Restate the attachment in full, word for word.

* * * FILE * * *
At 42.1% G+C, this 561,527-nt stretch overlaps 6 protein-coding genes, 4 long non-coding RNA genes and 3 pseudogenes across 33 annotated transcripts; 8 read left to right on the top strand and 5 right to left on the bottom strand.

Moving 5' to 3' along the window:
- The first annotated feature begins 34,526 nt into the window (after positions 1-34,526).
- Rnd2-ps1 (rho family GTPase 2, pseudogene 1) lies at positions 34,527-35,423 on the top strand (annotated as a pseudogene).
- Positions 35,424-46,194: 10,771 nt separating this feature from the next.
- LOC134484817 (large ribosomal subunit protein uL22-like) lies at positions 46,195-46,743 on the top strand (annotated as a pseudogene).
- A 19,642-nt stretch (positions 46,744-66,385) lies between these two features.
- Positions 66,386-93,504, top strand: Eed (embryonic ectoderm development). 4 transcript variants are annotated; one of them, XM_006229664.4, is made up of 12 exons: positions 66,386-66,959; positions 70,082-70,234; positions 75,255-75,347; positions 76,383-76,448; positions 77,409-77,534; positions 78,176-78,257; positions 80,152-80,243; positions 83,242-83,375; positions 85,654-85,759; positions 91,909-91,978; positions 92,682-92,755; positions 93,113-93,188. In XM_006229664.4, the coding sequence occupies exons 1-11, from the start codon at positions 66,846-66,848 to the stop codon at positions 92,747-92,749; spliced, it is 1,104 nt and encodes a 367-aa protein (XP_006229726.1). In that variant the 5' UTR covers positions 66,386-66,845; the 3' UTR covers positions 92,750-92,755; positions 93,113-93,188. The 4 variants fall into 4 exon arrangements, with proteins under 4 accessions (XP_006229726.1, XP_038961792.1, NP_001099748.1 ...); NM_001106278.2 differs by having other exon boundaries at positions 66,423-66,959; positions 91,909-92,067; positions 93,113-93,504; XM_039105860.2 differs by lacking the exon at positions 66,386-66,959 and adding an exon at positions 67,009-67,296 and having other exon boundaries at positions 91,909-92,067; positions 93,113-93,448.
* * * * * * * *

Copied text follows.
At 42.1% G+C, this 561,527-nt stretch overlaps 6 protein-coding genes, 4 long non-coding RNA genes and 3 pseudogenes across 33 annotated transcripts; 8 read left to right on the top strand and 5 right to left on the bottom strand.

Moving 5' to 3' along the window:
- The first annotated feature begins 34,526 nt into the window (after positions 1-34,526).
- Rnd2-ps1 (rho family GTPase 2, pseudogene 1) lies at positions 34,527-35,423 on the top strand (annotated as a pseudogene).
- Positions 35,424-46,194: 10,771 nt separating this feature from the next.
- LOC134484817 (large ribosomal subunit protein uL22-like) lies at positions 46,195-46,743 on the top strand (annotated as a pseudogene).
- A 19,642-nt stretch (positions 46,744-66,385) lies between these two features.
- Positions 66,386-93,504, top strand: Eed (embryonic ectoderm development). 4 transcript variants are annotated; one of them, XM_006229664.4, is made up of 12 exons: positions 66,386-66,959; positions 70,082-70,234; positions 75,255-75,347; positions 76,383-76,448; positions 77,409-77,534; positions 78,176-78,257; positions 80,152-80,243; positions 83,242-83,375; positions 85,654-85,759; positions 91,909-91,978; positions 92,682-92,755; positions 93,113-93,188. In XM_006229664.4, the coding sequence occupies exons 1-11, from the start codon at positions 66,846-66,848 to the stop codon at positions 92,747-92,749; spliced, it is 1,104 nt and encodes a 367-aa protein (XP_006229726.1). In that variant the 5' UTR covers positions 66,386-66,845; the 3' UTR covers positions 92,750-92,755; positions 93,113-93,188. The 4 variants fall into 4 exon arrangements, with proteins under 4 accessions (XP_006229726.1, XP_038961792.1, NP_001099748.1 ...); NM_001106278.2 differs by having other exon boundaries at positions 66,423-66,959; positions 91,909-92,067; positions 93,113-93,504; XM_039105860.2 differs by lacking the exon at positions 66,386-66,959 and adding an exon at positions 67,009-67,296 and having other exon boundaries at positions 91,909-92,067; positions 93,113-93,448.